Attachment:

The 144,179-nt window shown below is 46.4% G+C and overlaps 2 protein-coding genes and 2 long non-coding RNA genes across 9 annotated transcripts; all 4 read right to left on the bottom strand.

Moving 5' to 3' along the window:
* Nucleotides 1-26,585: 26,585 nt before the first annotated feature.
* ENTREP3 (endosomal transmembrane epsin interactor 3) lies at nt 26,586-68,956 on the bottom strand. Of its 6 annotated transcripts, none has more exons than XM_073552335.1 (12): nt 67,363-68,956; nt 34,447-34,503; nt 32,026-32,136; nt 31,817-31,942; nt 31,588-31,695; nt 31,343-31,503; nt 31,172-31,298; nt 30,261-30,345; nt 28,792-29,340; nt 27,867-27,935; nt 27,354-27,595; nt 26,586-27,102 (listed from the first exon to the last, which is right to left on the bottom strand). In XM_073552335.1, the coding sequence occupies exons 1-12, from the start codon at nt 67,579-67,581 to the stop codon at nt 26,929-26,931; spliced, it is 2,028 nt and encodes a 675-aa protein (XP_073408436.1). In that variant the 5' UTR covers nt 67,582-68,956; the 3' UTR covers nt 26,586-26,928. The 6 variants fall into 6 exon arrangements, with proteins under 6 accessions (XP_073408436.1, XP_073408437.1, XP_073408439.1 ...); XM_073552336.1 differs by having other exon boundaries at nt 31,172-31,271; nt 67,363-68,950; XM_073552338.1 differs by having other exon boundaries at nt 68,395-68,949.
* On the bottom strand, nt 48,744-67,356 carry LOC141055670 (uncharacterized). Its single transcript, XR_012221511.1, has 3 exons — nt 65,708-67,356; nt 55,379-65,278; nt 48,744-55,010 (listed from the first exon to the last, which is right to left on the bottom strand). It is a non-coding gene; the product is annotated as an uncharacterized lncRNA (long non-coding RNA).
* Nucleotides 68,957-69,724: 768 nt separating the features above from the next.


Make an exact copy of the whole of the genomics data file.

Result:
The 144,179-nt window shown below is 46.4% G+C and overlaps 2 protein-coding genes and 2 long non-coding RNA genes across 9 annotated transcripts; all 4 read right to left on the bottom strand.

Moving 5' to 3' along the window:
* Nucleotides 1-26,585: 26,585 nt before the first annotated feature.
* ENTREP3 (endosomal transmembrane epsin interactor 3) lies at nt 26,586-68,956 on the bottom strand. Of its 6 annotated transcripts, none has more exons than XM_073552335.1 (12): nt 67,363-68,956; nt 34,447-34,503; nt 32,026-32,136; nt 31,817-31,942; nt 31,588-31,695; nt 31,343-31,503; nt 31,172-31,298; nt 30,261-30,345; nt 28,792-29,340; nt 27,867-27,935; nt 27,354-27,595; nt 26,586-27,102 (listed from the first exon to the last, which is right to left on the bottom strand). In XM_073552335.1, the coding sequence occupies exons 1-12, from the start codon at nt 67,579-67,581 to the stop codon at nt 26,929-26,931; spliced, it is 2,028 nt and encodes a 675-aa protein (XP_073408436.1). In that variant the 5' UTR covers nt 67,582-68,956; the 3' UTR covers nt 26,586-26,928. The 6 variants fall into 6 exon arrangements, with proteins under 6 accessions (XP_073408436.1, XP_073408437.1, XP_073408439.1 ...); XM_073552336.1 differs by having other exon boundaries at nt 31,172-31,271; nt 67,363-68,950; XM_073552338.1 differs by having other exon boundaries at nt 68,395-68,949.
* On the bottom strand, nt 48,744-67,356 carry LOC141055670 (uncharacterized). Its single transcript, XR_012221511.1, has 3 exons — nt 65,708-67,356; nt 55,379-65,278; nt 48,744-55,010 (listed from the first exon to the last, which is right to left on the bottom strand). It is a non-coding gene; the product is annotated as an uncharacterized lncRNA (long non-coding RNA).
* Nucleotides 68,957-69,724: 768 nt separating the features above from the next.